Deep mythic roots

Replica Sutton Hoo helmet © C A Lovegrove

The Saga of King Hrolf Kraki.
Translated by Jesse L Byock.
Penguin Classics, 1999.

Put together in this form around 1400 CE, Hrolf’s Saga is a wonderfully barbaric tale, a composition with roots deep in northern mythology and, for its time, hardly touched by Christian values or notions of chivalry. The modern reader may recognise many elements and motifs familiar from other narratives and traditions – Beowulf and Hamlet, for example, the Nibelungenlied, even Arthurian legend – all of which suggests that the well of story is broad as well as deep.

Although for modern tastes it’s a narrative that may somewhat meander, switching its focus from one individual to another, there’s no doubting that the saga’s thrust is towards the story of a certain Hrolf, a part-historical, part-legendary figure around in fifth- or sixth-century Denmark, localised on the island of Sjælland (anglicised as Zealand).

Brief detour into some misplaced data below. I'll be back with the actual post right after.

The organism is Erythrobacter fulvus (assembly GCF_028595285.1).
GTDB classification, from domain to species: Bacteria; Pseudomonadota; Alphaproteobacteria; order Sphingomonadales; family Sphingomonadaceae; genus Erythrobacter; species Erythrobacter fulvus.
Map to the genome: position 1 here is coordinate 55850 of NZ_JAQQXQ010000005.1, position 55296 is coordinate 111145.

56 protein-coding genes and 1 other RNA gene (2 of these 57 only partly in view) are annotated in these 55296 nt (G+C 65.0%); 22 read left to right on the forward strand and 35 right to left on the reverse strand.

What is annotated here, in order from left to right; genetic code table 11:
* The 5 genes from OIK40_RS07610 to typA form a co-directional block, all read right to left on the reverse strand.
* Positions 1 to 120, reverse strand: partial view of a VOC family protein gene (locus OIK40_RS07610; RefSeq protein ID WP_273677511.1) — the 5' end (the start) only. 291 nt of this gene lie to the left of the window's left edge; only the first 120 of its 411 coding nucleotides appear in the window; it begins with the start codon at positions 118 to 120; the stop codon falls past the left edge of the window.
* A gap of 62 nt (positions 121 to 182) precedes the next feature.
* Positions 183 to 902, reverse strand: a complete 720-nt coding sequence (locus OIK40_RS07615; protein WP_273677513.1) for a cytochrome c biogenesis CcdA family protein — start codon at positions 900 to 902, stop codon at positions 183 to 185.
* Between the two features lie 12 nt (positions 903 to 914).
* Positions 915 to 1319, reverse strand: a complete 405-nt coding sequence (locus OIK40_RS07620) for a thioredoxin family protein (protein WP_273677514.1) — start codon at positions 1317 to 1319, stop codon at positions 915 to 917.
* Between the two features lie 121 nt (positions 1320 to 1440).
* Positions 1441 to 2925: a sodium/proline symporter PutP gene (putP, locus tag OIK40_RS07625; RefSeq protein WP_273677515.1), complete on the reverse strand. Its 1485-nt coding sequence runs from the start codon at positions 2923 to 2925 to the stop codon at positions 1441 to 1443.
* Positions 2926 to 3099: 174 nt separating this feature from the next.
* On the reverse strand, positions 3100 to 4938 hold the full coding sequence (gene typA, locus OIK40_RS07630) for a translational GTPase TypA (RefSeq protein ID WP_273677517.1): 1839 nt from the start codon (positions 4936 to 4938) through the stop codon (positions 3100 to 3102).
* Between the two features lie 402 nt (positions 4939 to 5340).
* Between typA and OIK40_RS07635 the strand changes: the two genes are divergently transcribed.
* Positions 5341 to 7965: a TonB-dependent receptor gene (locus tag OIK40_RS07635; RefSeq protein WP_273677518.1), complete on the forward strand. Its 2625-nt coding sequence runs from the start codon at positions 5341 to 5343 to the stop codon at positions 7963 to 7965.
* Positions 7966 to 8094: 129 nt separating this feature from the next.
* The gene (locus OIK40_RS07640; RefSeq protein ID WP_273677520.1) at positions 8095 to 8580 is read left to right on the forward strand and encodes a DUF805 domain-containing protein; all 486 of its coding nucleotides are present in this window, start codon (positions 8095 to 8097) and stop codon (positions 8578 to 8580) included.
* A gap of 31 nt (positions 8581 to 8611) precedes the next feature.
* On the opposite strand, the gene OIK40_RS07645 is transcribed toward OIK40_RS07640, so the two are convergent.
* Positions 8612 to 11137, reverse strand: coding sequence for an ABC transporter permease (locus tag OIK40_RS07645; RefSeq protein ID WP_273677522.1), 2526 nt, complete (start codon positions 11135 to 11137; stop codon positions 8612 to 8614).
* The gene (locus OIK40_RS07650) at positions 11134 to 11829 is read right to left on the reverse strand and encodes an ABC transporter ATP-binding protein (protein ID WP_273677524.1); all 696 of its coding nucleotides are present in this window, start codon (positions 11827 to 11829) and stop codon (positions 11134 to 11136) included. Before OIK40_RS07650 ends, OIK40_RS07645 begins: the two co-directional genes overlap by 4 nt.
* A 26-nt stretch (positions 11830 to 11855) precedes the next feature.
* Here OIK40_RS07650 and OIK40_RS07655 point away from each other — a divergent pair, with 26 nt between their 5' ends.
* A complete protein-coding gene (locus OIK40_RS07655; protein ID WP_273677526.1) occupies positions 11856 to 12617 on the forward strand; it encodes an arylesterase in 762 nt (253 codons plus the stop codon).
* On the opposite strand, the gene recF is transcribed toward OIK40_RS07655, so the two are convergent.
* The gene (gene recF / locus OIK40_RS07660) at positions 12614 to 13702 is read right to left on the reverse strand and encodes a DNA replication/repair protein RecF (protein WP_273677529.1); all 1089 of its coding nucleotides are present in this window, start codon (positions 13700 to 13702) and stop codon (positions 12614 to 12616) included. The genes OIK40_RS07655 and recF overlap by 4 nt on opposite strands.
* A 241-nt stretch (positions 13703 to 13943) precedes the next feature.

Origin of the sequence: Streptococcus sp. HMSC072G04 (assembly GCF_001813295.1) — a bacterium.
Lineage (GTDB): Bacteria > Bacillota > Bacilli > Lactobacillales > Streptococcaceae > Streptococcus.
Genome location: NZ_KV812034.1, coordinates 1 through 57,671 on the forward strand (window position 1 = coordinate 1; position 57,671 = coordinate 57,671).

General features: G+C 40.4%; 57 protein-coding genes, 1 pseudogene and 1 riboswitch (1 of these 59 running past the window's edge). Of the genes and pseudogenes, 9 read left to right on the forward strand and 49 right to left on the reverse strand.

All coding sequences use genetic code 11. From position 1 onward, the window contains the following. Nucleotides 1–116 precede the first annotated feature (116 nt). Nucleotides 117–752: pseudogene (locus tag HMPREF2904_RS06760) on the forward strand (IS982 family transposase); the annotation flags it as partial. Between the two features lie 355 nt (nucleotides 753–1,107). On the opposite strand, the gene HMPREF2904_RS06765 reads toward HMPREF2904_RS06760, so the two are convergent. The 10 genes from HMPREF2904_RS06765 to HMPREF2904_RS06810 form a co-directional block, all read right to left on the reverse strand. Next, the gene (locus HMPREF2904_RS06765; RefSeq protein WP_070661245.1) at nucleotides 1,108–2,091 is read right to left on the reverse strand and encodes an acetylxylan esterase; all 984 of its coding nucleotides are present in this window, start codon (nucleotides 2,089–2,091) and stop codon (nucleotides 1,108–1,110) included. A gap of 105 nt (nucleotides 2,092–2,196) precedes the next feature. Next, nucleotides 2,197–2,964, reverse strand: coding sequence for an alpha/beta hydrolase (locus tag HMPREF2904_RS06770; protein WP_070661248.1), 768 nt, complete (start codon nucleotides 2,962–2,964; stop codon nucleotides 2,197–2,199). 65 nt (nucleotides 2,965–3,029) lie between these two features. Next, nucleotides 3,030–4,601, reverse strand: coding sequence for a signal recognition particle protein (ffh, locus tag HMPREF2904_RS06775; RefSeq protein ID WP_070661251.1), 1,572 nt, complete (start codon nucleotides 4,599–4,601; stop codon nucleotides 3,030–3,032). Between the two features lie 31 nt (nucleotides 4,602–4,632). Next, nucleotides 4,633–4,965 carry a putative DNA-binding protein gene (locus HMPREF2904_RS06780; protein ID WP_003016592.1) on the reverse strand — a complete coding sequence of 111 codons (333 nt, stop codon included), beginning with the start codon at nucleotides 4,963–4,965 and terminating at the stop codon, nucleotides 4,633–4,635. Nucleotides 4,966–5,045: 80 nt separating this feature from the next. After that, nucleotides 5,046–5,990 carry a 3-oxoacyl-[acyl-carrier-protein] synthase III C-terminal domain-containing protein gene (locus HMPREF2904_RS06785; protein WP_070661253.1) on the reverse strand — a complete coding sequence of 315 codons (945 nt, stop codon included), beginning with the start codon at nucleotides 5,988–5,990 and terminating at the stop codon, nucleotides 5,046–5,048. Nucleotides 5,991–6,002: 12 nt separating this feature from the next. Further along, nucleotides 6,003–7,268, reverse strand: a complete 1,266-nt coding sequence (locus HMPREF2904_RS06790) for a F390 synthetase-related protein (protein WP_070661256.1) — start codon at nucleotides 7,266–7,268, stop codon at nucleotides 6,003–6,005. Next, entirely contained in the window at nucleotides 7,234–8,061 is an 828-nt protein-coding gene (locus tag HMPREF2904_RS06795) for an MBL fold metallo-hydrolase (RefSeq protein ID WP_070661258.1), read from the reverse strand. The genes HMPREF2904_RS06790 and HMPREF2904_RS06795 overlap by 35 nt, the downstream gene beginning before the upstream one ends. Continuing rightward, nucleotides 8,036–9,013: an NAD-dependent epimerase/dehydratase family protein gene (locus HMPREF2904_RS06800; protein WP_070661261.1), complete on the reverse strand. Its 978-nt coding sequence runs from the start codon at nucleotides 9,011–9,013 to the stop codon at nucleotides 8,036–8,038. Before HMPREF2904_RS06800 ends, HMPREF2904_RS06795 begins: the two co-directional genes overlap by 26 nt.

Yet even though its action takes place in lands surrounding both the North Sea and the Baltic this saga was to find its final form across the North Atlantic in Iceland, settled by Norse descendants.

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